With the world undergoing another rapid digital revolution, ready access to digital devices will ensure elderly Australians are not "left behind" post-COVD-19.
That's according to Jess Wilson, the national director of the not-for-profit Good Things Foundation Australia.
The foundation, which helps socially excluded people improve their lives through digital technology, has announced $1 million in grant funding for community organisations through its Be Connected program, which assists those aged over 50.
The grants will allow the purchase of loan digital devices and sim cards for older Australians.
"With more than 2.5 million Australians not online, access to the internet is absolutely essential during these incredibly isolating times, particularly for older Australians," she said.
But one of the biggest challenges facing isolated older Australians in this COVID-19 digital landscape is a lack of skills and the means to access it.
In a recent survey conducted by the foundation, 75 per cent of Network Partners, who deliver the program, voiced concern that learners did not have access to the internet because they were lacking digital devices to use at home.
"It is a barrier for people to be able to continue learning, connect with friends and family or have the information they need to understand what is going on with COVID-19 and what they should be doing," Ms Wilson said.
People receiving the fully set up device will be supported to access learning materials on the Be Connected website. When the pandemic is over the devices will be returned to community organisations for ongoing use in digital skills programs.
"Everything has gone online, including all the apps the government is releasing, if you don't even know what an app is then it's really hard - we have a lot of people who don't even know the language of computers.
"It's really important to have someone to help you make sense of that."
The COVIDSafe tracing app is just one example of the dramatic shift to online tools, but with downloads of the Australian Government's COVID-Safe app surpassing three million, many Australians, particularly vulnerable seniors, will not be able to download the app as they do not have access to smartphones.
"What COVID-19 has done is highlight how dependent we are becoming on digital.
"It is so important we don't leave those vulnerable people behind and especially with something like COVIDSafe."
It is now even more important than ever to upskill and provide tools to the elderly.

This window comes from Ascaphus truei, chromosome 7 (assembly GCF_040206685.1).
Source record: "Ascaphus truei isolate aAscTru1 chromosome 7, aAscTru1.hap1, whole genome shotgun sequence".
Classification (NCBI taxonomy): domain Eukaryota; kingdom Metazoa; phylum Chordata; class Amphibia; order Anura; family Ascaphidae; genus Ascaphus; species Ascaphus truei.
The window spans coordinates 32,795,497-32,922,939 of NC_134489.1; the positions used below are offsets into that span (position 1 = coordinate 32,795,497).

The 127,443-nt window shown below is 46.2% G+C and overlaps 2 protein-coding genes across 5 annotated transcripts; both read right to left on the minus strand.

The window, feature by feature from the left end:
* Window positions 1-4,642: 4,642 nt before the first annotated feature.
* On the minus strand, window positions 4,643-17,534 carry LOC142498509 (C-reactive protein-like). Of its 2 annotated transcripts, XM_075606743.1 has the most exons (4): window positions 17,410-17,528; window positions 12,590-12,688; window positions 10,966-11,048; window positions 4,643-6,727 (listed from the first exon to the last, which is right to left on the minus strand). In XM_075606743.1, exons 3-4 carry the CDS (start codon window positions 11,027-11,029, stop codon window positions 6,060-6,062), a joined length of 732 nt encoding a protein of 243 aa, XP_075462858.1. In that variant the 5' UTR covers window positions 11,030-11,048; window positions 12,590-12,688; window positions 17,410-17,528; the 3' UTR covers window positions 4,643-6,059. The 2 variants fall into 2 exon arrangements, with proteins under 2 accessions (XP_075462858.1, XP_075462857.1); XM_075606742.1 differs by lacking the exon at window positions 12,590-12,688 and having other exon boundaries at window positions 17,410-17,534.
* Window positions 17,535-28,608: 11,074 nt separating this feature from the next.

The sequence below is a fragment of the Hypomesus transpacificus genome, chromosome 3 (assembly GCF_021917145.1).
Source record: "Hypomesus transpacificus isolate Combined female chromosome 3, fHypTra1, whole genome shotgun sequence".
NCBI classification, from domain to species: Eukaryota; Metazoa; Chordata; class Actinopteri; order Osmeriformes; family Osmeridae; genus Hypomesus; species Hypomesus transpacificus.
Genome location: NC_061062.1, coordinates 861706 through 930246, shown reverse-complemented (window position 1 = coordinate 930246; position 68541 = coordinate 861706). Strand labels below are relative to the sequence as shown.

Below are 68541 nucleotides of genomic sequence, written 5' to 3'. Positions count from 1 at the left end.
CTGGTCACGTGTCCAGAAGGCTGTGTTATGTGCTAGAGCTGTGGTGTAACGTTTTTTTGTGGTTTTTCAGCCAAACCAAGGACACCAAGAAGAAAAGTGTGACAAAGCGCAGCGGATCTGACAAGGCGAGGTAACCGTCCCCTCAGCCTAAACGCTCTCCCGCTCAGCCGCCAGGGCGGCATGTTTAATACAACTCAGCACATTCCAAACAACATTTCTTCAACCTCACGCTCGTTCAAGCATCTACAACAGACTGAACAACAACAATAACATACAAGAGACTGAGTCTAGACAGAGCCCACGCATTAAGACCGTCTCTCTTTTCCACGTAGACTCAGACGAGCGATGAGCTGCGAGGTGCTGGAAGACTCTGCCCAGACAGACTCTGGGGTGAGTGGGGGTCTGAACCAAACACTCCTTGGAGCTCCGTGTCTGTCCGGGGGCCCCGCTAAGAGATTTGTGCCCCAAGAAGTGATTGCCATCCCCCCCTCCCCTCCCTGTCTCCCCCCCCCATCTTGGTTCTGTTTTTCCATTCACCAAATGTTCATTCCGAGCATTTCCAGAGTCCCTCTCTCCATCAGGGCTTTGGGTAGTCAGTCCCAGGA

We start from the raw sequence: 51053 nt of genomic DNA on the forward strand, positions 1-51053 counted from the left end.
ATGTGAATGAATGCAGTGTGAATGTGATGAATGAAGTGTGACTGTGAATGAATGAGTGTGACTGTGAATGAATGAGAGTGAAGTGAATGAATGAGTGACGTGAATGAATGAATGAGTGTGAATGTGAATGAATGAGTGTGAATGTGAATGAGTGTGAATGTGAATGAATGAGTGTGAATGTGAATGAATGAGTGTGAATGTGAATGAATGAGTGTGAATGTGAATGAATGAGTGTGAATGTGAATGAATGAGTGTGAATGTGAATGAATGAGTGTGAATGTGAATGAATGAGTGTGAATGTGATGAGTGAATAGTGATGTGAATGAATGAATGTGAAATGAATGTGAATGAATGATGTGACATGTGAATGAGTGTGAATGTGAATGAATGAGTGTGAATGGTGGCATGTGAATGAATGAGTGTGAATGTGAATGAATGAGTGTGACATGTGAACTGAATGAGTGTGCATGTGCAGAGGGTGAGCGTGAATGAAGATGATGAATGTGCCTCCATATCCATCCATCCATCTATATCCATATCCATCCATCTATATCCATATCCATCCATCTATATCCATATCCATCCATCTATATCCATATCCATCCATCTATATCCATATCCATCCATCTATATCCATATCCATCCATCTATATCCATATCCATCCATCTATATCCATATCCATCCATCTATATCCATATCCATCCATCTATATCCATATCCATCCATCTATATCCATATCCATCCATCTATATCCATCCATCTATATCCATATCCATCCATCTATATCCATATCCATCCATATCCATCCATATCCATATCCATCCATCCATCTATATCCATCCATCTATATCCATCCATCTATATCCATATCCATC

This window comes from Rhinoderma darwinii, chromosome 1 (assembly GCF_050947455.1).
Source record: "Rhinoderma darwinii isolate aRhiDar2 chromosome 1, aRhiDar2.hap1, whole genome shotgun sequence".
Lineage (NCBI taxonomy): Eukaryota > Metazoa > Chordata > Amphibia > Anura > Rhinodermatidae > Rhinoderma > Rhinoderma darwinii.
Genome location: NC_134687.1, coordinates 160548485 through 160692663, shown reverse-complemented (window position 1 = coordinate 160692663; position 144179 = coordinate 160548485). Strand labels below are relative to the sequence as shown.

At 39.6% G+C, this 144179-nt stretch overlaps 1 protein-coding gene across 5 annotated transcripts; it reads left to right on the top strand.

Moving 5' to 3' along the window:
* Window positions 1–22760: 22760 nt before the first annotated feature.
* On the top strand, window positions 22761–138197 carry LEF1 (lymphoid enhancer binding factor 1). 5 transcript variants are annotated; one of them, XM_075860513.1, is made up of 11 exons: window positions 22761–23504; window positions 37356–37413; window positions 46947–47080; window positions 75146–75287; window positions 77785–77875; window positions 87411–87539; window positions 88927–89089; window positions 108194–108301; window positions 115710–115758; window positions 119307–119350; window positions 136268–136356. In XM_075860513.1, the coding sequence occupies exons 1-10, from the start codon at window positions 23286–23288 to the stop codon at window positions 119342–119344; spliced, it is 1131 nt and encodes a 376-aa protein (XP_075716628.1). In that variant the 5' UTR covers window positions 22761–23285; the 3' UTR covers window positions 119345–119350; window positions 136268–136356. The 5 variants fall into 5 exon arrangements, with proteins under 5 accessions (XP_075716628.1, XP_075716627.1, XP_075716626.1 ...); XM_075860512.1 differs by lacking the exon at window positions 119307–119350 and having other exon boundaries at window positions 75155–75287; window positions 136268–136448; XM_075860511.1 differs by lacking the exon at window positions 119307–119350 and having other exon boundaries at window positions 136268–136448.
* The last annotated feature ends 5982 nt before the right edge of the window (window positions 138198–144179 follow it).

What COVID-19 has done is highlight how dependent we are becoming on digital. It is so important we don't leave those vulnerable people behind and especially with something like COVIDSafe.Jess Wilson, Good Things Foundation Australia
"It is very unlikely that we will go back to having paper-based things now - the government it seems is fast-tracking to go online - systems, processes and forms and that's across local, state and federal government."
Ms Wilson pointed to the fact that older people are possibly facing a longer time in isolation.
"The people in the Be Connected program are older, they are more at risk of COVID-19, more vulnerable to it and will probably be told to stay isolated physically for longer.
"What's important to us is that they are then able to be connected socially ... so they don't get lonely."
For George Ahern's learners, participating in the Be Connected program at Hurtsville's St George Careers Development Centre, the funding is going to be a game-changer.
The program has had to transition to online and, unfortunately, there are seniors who do not have devices and access to the internet.
"That's where the digital devices grant will really come in handy, to target those people that don't have anything or it's a very simple phone," Mr Ahern said.
"Something like a video call for example or even something simple is going to make the world of difference for them to be able to connect, of course, with us as a tutor but also their family and friends and the rest of the world."
Participants have previously used devices in the classroom or via an outreach process but those devices are returned at the end of the session.
"It will be great to say 'here you go, kick off with this and here's a loaner for six months' while they get on their feet - try before you buy sort of thing and of course it's going to be of no cost to them."
"Even if it's those few introductory things that they learn and just a little bit of connectivity to world ... it's huge for them."
It will allow them, Mr Ahern said, to learn at their own pace, in their own time, at home.
Applications for funding have closed, with successful applicants to be announced on May 11.
"We need this up and running mid-June onward. It's quite soon and that's the idea to hit the ground running and get these people underway."
One of Mr Ahern's learners is 73-year-old Joe Rizzi, of Bexley, who has been attending Be Connected workshops for around eight months.
Mr Rizzi, who moved to Australia from Italy 16 years ago, is a prime example of someone whose social connectivity has expanded as a result of digital skills and access.
He came across the program at the seniors' expo at Westfield.
"I find it quite good, it has taught me a few things about the computer, the internet and all of that.
"George showed me how to use the Whatsapp and I've been ringing overseas and talking to family overseas and video calls."
"I've learnt quite a lot - how to buy online and things like that, how to read emails, send emails."
While Mr Rizzi says he has his own device, he acknowledges that it would be very good for fellow participants to be able to take a borrowed device home.